Have you hit some training plateaus? Not seeing much improvement or just feeling “blah” in your training? This plan will shake things up. It takes an extra well-rounded approach, so you can be sure you’re not leaving out any critical ingredients. You’ll build strength and a strong base with some built-in mini strength workouts.
This plan is the best possible way to build lasting speed quickly. It’s half as long as most training plans, includes a mix of fun workouts and easy runs, and will shake up your normal routine in the best possible way.
The jump from marathon or 50K to 50 miles can seem insurmountable, but we promise it’s not. If you’ve got a few trail races and a couple ultras under your belt, this plan will help you stretch your mileage to set you up for success to make the jump up in race distance.
Advanced Training Plans
If you’re looking to take your ultra running to the next level, this is your plan! The 12-week plan provides a range of mileage options starting at 31 to 65 weekly miles and reaching 50 to 95 weekly miles, including weekly workouts and guidance, geared toward supporting peak performance and long-term growth.
If the road to trail transition is a shock to the system, the trail to road transition might be even tougher. This short-range plan is designed for athletes with a strong base to prepare them for the unique physical demands of road racing and sharpen speed for a road marathon.
There are a million and one ways to train for an ultramarathon, and none of them is foolproof. But this plan is proof that you don’t need to run 100-mile weeks to be ready for a race of 50 miles or more. With weeks ranging from 30-60 miles, it’s an approachable introduction for those longer goal races.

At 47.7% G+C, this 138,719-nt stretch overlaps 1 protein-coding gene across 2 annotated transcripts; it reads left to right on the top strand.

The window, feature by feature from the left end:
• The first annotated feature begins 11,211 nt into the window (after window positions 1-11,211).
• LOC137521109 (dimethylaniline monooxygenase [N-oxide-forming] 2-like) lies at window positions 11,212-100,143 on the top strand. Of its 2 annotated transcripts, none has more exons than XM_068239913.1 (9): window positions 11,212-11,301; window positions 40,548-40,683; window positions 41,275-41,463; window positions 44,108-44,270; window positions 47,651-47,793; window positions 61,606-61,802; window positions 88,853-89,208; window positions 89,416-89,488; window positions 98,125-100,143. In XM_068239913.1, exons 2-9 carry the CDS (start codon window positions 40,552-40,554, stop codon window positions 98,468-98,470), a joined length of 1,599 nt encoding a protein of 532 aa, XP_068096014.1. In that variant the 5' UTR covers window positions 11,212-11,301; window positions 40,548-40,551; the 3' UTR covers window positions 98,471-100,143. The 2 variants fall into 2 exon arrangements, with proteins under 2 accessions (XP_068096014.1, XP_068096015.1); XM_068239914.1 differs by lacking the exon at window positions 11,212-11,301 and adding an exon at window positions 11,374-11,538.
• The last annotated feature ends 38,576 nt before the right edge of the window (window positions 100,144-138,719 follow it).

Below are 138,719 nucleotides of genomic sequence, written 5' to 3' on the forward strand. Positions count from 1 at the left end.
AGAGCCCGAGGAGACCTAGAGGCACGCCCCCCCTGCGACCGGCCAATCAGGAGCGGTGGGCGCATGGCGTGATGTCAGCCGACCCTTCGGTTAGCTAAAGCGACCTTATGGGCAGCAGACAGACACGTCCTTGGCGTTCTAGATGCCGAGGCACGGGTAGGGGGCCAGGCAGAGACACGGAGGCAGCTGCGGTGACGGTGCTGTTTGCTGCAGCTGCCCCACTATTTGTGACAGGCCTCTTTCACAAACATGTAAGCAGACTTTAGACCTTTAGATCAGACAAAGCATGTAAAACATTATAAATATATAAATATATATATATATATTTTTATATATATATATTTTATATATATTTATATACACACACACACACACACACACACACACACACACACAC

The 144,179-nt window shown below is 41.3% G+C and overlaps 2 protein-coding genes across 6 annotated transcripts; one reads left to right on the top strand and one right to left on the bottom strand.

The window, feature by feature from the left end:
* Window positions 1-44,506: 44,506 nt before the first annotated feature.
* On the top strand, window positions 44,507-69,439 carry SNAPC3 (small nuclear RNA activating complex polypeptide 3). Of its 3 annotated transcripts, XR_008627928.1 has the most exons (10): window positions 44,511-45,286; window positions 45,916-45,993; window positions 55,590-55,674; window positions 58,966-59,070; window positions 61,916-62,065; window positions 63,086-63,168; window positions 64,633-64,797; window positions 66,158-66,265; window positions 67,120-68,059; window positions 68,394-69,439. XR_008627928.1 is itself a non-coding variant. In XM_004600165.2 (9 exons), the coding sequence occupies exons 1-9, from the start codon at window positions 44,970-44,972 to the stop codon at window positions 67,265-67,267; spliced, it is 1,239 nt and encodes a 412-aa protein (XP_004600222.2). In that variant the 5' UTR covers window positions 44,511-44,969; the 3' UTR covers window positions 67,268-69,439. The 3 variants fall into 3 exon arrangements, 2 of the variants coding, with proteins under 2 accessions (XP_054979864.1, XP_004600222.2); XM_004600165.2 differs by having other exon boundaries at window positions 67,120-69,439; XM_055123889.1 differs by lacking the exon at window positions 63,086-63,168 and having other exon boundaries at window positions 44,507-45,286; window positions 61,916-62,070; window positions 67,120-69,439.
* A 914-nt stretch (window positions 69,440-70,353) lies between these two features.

This plan is designed for athletes who have run 50 miles before and have a strong mileage base. It’s highly customizable, with weekly mileage ranging from 20 to 100 depending on experience and the race you’re training for. Have some ultra experience but really want to gun for a PR? This is the plan for you.
This list just gets wilder as it goes, doesn’t it? But none of us would be here if we hadn’t gotten through some things we thought we might not survive. Running 100 miles falls squarely in that category. 100-milers are much more about combating and getting through muscle fatigue and mental blocks than running fast, and in 12 weeks, you’ll be ready.
What happens when you do a race that pushes your physiology beyond the horizon, only to realize that you’re not even halfway done? The frontier of 200 mile racing is exciting, but can also be scary and overwhelming. This training plan hopes to make it a bit less scary. You have permission to remain overwhelmed.
Now that you’ve got workout ideas and roadmaps, there’s room for all the toppings like chocolate sauce, nuts, cherries, and whipped cream!
After your ice cream sundae, come back here for strength, stability, and other add-ons that will take your training to the next level.
Cross Training: Whether you’re injured, susceptible to injury or just worn down, cross training is a useful tool for any runner. Use this plan to make it dovetail with your running.